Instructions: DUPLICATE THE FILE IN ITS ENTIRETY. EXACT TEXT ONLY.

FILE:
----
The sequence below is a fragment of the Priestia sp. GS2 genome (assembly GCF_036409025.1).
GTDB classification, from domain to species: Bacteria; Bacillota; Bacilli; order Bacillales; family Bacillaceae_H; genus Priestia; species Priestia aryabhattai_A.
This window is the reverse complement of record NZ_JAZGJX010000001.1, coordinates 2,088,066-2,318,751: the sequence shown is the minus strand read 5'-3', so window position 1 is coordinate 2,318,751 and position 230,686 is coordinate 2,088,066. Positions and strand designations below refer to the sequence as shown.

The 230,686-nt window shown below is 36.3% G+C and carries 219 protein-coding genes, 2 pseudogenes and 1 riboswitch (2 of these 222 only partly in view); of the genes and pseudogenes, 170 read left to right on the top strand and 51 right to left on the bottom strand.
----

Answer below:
The sequence below is a fragment of the Priestia sp. GS2 genome (assembly GCF_036409025.1).
GTDB classification, from domain to species: Bacteria; Bacillota; Bacilli; order Bacillales; family Bacillaceae_H; genus Priestia; species Priestia aryabhattai_A.
This window is the reverse complement of record NZ_JAZGJX010000001.1, coordinates 2,088,066-2,318,751: the sequence shown is the minus strand read 5'-3', so window position 1 is coordinate 2,318,751 and position 230,686 is coordinate 2,088,066. Positions and strand designations below refer to the sequence as shown.

The 230,686-nt window shown below is 36.3% G+C and carries 219 protein-coding genes, 2 pseudogenes and 1 riboswitch (2 of these 222 only partly in view); of the genes and pseudogenes, 170 read left to right on the top strand and 51 right to left on the bottom strand.